This paper covers several of the sub-themes which the BESA conference is focused upon, in particular it looks at how a third year undergraduate module entitled Multiculturalism and Diversity is being altered post re-validation. Not only is global education and internationalisation being examined as well as education policy but practice and pedagogy in education. The aims and objectives of this paper are to firstly analyse the concept of multiculturalism and apply it to both education policy and practice. In relation to broader theories and ideas, we are going to examine Banks (2016a; 2016b) dimensions of multicultural education as well as Mitchell’s (2017) notions of sameness and differences. I want to analyse and critique these ideas and apply them to not only a 10 week, 2 hour module structure but also a re-validated, 10 week, 1 hour + 1 Hour delivery method which is being introduced as part of the re-validation process.
Banks (2016a; 2016b) is a key author that links multiculturalism and multicultural education. His advocacy of both has allowed many students and researchers to develop and reflect upon their own professional practice. For Banks (2016a: 1), ‘A major goal of multicultural education … is to reform schools, colleges, and universities so that students from diverse racial, ethnic and social class groups will experience educational equality’. If, as Banks (2016a) continues, ‘… multicultural education is to become better understood and implemented in ways more consistent with theory, its various dimensions must be more clearly described, conceptualized, and researched.’ Banks (2016a: 4-17) has formulated the following five dimensions: Content Integration; The Knowledge Construction Process; An Equity Pedagogy; Prejudice Reduction and An Empowering School Culture and Social Structure. Those dimensions are a starting point in a pedagogy that can promote and advocate multicultural education. The application of ideas and the continuing professional development of people then theoretically allows teachers and lecturers to become multicultural educators.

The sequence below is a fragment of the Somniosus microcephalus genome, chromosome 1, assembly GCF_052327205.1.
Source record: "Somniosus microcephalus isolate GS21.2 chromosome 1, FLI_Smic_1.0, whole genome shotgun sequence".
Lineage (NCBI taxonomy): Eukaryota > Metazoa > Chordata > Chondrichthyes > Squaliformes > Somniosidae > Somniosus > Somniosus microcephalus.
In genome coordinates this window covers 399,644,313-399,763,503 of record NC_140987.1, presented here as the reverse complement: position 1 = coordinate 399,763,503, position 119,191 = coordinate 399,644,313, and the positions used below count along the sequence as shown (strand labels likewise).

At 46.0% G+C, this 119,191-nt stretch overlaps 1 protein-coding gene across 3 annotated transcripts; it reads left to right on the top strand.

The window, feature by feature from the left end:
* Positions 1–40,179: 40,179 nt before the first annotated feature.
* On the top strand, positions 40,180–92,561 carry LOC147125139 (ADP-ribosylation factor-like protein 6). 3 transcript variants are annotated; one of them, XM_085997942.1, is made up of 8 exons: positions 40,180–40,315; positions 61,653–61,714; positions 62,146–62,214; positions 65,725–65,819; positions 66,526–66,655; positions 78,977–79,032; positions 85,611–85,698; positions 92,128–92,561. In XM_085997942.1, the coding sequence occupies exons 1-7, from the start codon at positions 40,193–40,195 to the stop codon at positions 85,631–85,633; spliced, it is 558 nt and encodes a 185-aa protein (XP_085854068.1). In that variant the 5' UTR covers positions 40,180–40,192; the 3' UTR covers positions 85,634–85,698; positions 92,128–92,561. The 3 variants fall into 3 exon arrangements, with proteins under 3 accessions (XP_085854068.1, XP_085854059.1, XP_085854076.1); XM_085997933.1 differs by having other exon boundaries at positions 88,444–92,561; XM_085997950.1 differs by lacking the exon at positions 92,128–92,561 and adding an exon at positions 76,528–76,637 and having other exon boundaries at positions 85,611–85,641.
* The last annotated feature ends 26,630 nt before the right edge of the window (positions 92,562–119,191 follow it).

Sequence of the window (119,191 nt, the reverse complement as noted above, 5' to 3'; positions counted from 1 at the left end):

But how is this advocacy applied into the undergraduate module under examination? The discussion points address the following organisational practicalities: How can team teaching enable us to cover the complexities of cultural diversity in education (Coe et al, 2017)? How can we encourage our students to engage more with comparative methods (Marshall, 2014; Mitchell, 2017)? How can we get more modules on race and ethnicity (Race, 2015; Race and Lander, 2016; Race, Forthcoming) onto school and university curricula?